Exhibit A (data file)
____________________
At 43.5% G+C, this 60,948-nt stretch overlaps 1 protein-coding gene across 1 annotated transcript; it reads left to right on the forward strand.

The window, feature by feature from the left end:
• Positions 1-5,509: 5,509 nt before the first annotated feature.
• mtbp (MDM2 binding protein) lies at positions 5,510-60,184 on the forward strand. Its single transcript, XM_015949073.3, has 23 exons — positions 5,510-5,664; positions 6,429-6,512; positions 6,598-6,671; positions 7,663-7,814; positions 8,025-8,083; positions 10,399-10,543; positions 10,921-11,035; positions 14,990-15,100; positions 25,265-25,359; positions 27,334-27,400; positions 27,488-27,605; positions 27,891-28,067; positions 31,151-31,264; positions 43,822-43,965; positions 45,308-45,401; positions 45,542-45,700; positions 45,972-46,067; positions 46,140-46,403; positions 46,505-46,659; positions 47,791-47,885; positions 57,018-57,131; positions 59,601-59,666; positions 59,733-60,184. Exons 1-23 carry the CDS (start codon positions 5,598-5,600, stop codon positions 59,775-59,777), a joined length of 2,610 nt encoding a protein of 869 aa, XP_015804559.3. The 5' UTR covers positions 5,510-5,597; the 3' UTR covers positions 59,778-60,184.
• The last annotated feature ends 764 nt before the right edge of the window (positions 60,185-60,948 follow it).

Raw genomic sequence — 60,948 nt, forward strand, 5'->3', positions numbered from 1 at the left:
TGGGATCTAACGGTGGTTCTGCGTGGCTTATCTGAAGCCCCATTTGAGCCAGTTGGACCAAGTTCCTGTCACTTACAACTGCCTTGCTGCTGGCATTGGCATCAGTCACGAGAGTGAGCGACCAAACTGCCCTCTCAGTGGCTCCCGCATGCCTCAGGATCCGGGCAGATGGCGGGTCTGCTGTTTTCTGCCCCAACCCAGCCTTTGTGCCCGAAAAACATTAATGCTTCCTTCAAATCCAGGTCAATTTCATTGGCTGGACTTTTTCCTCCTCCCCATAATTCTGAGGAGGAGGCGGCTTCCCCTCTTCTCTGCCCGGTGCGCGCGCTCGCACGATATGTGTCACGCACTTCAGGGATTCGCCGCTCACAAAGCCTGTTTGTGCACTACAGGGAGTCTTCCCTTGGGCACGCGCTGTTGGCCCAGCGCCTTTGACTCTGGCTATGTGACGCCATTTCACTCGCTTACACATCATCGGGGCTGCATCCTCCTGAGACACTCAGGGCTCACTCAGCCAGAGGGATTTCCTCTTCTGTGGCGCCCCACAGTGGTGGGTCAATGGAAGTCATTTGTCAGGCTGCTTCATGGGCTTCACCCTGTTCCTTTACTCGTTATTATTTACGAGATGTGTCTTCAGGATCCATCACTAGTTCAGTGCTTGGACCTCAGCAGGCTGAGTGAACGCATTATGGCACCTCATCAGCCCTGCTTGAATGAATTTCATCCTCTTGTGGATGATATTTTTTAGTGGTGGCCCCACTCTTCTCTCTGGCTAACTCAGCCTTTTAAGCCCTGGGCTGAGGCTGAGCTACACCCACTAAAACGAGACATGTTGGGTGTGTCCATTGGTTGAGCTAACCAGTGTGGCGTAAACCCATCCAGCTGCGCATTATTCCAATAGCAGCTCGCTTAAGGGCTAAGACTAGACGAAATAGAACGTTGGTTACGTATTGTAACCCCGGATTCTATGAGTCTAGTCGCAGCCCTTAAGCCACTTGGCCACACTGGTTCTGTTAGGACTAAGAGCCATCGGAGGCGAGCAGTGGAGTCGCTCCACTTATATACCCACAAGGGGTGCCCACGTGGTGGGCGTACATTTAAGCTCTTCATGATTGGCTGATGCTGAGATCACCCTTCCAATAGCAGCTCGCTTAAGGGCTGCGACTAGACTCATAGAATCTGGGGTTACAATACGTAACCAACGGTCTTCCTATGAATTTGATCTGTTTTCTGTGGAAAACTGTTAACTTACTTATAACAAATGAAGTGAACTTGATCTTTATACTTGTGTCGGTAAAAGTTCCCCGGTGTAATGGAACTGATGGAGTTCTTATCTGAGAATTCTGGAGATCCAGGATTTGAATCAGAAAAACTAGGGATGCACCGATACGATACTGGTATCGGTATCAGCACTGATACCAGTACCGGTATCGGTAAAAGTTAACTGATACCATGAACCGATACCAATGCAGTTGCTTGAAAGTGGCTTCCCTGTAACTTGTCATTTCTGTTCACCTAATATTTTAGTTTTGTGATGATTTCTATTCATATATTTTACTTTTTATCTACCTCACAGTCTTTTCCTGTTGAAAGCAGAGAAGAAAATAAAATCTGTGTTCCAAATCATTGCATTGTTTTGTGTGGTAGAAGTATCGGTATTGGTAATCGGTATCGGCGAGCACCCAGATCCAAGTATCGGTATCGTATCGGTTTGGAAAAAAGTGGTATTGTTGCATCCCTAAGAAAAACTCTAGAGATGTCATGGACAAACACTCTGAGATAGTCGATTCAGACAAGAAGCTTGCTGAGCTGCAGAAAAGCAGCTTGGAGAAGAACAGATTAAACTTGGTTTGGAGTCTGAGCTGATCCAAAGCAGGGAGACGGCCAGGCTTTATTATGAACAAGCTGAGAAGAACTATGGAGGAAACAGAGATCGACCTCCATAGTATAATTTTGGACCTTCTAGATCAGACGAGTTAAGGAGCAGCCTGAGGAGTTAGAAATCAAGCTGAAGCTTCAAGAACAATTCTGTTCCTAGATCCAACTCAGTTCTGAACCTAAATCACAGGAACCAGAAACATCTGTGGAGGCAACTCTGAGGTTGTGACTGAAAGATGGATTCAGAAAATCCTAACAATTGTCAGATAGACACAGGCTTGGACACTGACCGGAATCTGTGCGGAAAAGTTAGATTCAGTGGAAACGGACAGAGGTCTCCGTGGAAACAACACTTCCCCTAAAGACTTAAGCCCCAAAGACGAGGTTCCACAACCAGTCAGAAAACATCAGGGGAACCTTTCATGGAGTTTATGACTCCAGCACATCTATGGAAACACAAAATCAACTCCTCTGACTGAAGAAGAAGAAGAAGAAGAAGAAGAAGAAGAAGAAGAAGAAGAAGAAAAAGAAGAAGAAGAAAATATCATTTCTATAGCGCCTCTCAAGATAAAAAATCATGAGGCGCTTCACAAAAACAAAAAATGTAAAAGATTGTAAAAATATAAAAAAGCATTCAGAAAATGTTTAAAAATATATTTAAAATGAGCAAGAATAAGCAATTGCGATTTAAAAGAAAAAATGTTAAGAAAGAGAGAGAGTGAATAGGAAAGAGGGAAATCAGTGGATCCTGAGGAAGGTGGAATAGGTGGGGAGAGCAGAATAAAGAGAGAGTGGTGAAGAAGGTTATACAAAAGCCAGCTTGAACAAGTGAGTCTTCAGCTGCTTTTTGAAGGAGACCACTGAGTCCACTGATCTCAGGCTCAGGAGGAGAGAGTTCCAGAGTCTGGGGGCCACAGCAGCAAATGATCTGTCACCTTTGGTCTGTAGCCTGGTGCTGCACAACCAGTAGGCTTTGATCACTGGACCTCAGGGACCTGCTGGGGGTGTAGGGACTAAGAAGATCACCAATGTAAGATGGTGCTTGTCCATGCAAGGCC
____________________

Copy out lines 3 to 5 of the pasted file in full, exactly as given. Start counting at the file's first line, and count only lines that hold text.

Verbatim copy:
• Positions 1-5,509: 5,509 nt before the first annotated feature.
• mtbp (MDM2 binding protein) lies at positions 5,510-60,184 on the forward strand. Its single transcript, XM_015949073.3, has 23 exons — positions 5,510-5,664; positions 6,429-6,512; positions 6,598-6,671; positions 7,663-7,814; positions 8,025-8,083; positions 10,399-10,543; positions 10,921-11,035; positions 14,990-15,100; positions 25,265-25,359; positions 27,334-27,400; positions 27,488-27,605; positions 27,891-28,067; positions 31,151-31,264; positions 43,822-43,965; positions 45,308-45,401; positions 45,542-45,700; positions 45,972-46,067; positions 46,140-46,403; positions 46,505-46,659; positions 47,791-47,885; positions 57,018-57,131; positions 59,601-59,666; positions 59,733-60,184. Exons 1-23 carry the CDS (start codon positions 5,598-5,600, stop codon positions 59,775-59,777), a joined length of 2,610 nt encoding a protein of 869 aa, XP_015804559.3. The 5' UTR covers positions 5,510-5,597; the 3' UTR covers positions 59,778-60,184.
• The last annotated feature ends 764 nt before the right edge of the window (positions 60,185-60,948 follow it).